Bedwetting is common in children. In most cases, they outgrow or manage most bladder control problems without health complications. But accidental bedwetting is traumatic, and causes emotional distress and poor self-esteem for the child as well as frustration for families. Moreover, bladder control problems can sometimes lead to bladder or kidney infections (UTIs). Bedwetting that is never treated during childhood can last into the teen years and adulthood, causing emotional distress. This can be prevented.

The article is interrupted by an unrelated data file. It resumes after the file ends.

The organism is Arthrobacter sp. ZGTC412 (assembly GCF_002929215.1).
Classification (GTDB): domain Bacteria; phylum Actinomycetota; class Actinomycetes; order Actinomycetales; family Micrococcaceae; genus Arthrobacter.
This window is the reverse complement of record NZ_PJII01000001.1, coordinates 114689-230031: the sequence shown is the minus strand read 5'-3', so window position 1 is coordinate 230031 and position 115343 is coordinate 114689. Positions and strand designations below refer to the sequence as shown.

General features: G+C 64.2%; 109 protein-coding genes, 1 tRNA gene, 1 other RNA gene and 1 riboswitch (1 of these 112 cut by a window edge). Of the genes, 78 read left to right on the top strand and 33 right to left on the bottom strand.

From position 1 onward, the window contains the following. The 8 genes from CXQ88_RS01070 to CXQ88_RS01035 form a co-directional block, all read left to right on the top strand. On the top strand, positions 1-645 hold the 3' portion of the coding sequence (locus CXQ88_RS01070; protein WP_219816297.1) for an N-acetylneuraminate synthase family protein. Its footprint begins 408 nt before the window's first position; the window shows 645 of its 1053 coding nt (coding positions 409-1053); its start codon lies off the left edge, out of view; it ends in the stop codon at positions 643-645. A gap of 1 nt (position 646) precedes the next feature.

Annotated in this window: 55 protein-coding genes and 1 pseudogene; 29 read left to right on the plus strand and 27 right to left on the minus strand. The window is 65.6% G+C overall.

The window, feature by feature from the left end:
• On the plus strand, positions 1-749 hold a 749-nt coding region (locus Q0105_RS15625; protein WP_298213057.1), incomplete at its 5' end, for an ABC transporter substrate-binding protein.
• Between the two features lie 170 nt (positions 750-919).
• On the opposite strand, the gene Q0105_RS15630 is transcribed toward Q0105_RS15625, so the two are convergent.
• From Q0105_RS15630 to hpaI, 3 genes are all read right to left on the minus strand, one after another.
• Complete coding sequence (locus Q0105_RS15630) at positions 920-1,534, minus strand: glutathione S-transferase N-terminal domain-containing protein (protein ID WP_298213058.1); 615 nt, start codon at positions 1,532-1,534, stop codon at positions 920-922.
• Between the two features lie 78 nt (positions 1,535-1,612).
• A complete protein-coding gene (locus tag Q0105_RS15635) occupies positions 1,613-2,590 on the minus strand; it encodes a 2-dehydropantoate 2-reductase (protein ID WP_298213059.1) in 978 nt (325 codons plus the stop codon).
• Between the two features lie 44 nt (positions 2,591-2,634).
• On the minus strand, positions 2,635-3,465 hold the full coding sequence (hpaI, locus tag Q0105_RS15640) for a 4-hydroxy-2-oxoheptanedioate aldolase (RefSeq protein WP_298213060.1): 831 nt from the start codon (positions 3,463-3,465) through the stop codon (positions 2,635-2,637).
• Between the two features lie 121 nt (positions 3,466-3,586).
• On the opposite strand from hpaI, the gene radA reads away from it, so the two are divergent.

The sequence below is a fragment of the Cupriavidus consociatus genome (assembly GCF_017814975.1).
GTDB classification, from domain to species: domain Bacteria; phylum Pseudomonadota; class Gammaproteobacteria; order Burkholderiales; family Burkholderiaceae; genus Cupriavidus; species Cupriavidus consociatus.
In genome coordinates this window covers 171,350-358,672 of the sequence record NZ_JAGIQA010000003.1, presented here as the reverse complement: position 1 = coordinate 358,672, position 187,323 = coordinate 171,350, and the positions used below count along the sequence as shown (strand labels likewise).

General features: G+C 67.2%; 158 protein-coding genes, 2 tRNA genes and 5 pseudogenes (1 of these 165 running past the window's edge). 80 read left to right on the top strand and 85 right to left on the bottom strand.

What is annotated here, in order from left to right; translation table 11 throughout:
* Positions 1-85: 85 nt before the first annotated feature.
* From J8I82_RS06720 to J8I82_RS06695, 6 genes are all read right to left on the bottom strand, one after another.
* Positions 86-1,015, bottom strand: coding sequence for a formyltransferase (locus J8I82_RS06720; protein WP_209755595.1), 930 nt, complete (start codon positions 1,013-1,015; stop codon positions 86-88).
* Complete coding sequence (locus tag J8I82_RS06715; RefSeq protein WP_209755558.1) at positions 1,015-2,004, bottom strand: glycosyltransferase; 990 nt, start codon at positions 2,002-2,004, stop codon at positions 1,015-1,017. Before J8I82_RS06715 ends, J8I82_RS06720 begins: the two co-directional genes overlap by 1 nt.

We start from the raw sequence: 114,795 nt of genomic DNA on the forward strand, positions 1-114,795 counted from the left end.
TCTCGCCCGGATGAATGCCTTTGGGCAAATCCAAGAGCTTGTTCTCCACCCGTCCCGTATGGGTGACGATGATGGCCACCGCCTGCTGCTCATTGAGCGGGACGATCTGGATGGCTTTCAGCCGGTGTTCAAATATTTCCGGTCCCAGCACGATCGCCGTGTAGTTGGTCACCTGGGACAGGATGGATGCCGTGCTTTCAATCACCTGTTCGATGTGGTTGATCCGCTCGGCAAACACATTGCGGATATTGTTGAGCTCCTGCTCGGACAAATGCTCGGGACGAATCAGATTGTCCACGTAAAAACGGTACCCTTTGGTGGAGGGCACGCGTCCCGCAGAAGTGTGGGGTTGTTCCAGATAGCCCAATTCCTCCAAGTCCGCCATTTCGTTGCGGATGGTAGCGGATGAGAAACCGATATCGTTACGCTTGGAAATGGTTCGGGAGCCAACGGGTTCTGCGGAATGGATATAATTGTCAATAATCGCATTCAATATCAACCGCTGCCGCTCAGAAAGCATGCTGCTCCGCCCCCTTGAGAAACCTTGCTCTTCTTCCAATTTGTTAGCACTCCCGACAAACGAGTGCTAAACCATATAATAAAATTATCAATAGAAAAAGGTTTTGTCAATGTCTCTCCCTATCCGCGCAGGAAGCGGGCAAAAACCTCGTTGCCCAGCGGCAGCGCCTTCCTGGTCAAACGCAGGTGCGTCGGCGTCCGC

Children usually have one of two main bladder control problems, and this can be daytime wetting (day) or bedwetting (night). About 1 in 10 children has trouble with daytime wetting at age 5. Nighttime wetting is more common than daytime wetting.
This is a comprehensive article that covers:
- bladder Control Problems & Bedwetting in Children,
- complications that can arise as a result,
- signs and symptoms of bladder control problems in children,
- the best time to see a doctor, diagnosis,
- tests doctors use to diagnose bladder control problems in children,
- how parents can help the child cope with bladder control problems, and
- tips for prevention.